Anyone who cannot fall back on an artist’s statute, a partner with a solid income or a company with the necessary reserves will be faced with an unbridgeable gap. Many households are also doubly affected, because both partners work in the sector. What the situation also makes very clear is the strong (economic) interdependence between culture, tourism and the hospitality industry. We therefore ask for a fair and coherent solution for all three sectors, taking into account all their actors, especially those with very fragile statutes.
A differentiated compensation fund for the cultural sector
State of the Arts (SOTA) would like to explicitly thank the organisations in the field, who immediately promised to pay out as much, and as properly as possible despite the great challenges. However, the testimonies we receive show that many other cultural workers unfortunately fall outside such agreements, and are existentially affected.
That is why we advocate a differentiated package of compensation measures for those actors with a fragile status. We propose:
· in the very short term, to deploy a task force with excellent and comprehensive knowledge of the field, in which all actors (artistic staff and technical/support staff) are properly represented.
· to include the cultural sector in the global economic emergency measures, in the same way as, for example, the hospitality sector.
· arrive at fair and solidarity-based considerations around the complexity and enormous differences in the income structures of cultural workers (whether or not they are artists, self-employed, self-employed in a secondary occupation), whereby the weakest in the link are given priority when it comes to compensation.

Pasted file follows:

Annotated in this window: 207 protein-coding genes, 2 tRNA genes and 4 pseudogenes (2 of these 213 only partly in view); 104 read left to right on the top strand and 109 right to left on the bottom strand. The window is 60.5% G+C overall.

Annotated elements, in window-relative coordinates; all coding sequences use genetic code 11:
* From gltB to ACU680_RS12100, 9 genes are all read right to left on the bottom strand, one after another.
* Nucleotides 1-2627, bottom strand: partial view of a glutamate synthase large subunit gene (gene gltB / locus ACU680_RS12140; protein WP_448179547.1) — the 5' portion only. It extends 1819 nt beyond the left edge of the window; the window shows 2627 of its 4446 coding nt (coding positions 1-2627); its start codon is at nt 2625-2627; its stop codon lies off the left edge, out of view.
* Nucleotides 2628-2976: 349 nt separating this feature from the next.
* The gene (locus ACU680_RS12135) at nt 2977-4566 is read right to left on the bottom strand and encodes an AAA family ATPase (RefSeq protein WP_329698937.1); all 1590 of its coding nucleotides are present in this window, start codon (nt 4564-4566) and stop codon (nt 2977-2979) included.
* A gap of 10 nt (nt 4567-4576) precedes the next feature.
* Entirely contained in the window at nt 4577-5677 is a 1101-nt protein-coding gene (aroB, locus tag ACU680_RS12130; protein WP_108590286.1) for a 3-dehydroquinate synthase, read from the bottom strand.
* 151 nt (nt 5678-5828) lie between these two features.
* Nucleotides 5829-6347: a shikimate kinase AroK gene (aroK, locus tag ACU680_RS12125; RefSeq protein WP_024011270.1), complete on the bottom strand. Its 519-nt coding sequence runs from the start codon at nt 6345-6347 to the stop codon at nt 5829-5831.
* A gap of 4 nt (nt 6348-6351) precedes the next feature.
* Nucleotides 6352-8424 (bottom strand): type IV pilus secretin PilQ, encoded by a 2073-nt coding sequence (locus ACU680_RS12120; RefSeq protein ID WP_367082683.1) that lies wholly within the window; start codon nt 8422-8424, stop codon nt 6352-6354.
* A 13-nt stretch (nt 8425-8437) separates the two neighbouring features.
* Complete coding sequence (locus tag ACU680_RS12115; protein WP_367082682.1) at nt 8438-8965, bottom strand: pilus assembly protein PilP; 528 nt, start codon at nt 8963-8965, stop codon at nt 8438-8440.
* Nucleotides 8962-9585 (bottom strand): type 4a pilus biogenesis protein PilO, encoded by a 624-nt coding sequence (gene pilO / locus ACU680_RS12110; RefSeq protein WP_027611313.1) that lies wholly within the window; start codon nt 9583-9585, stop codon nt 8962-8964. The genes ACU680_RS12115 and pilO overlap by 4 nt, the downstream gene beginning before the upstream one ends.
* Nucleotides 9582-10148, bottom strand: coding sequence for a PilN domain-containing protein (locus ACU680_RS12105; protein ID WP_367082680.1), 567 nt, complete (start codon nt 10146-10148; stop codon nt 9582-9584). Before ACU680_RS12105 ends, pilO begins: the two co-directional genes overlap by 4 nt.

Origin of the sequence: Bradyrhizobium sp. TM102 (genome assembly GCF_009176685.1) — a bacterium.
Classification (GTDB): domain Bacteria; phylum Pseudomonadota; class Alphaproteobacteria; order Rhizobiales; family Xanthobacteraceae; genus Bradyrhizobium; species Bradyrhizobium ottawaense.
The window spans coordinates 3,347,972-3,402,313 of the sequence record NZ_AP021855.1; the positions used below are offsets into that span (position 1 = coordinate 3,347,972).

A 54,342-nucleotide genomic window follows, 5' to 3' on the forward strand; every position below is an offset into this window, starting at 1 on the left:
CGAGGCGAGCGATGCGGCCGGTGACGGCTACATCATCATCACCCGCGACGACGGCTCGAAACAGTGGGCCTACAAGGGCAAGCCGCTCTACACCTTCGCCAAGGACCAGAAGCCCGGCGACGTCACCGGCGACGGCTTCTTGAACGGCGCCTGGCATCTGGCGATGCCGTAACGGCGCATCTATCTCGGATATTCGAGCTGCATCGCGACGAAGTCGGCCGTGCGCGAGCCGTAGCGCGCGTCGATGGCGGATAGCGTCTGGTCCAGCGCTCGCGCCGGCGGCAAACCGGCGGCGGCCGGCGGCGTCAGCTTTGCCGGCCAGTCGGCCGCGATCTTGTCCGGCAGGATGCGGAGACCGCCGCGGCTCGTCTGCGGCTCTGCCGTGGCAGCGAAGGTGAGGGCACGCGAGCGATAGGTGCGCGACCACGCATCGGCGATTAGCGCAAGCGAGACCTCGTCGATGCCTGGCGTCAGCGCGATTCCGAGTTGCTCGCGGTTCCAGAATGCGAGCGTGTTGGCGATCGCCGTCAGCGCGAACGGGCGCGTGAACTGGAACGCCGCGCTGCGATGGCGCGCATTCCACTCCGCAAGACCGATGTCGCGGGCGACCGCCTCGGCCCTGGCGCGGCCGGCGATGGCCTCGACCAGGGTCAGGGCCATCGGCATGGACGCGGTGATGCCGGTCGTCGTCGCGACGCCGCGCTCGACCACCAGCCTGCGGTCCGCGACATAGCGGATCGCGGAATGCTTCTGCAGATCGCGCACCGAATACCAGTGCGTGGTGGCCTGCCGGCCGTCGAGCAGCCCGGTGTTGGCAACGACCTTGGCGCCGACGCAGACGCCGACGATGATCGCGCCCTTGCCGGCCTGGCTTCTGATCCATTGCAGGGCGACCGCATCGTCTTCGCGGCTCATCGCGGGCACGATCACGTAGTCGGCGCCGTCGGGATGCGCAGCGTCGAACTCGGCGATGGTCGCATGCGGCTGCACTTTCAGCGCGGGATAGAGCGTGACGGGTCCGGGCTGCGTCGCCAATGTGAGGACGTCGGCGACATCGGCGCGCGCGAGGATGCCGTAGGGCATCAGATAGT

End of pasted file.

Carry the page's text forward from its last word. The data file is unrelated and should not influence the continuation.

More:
· These compensations should also take into account the losses of one-off investment costs already paid, which will have to be paid again in the event of new playing or presentation dates.
· To offer flexible opportunities to take advantage of technical unemployment due to force majeure, even in the case of short-term contracts via temporary work.
· To also show flexibility with regard to the minimum number of contracts and assignments required to renew or obtain the ‘artist’s statute’, as a result of the corona crisis.
· A remission of 1 or 2 quarters of the social security contributions for self-employed persons and self-employed persons in secondary occupation
Moreover, SOTA is happy to keep its promise to release funds for the second round of project subsidies at the budgetary examination in April, despite the major budgetary efforts that now have to be made. One crisis must not push another into the background. The project funds are an important weapon against the loss of income of so many artists and project organisations.
What are the next steps? Fair Practice!
SOTA will follow developments very closely. In direct consultation with the undersigned artists’ organisations, we inform the government, the parliamentarians and the social partners who are gathered around the table, to support the idea of the compensation measures. But we also want to make fair practice in the arts and cultural sector even more powerful from now on. This crisis proves once again how far we are from a solid social framework for workers in this sector.
Questions ideas or proposals? Write us.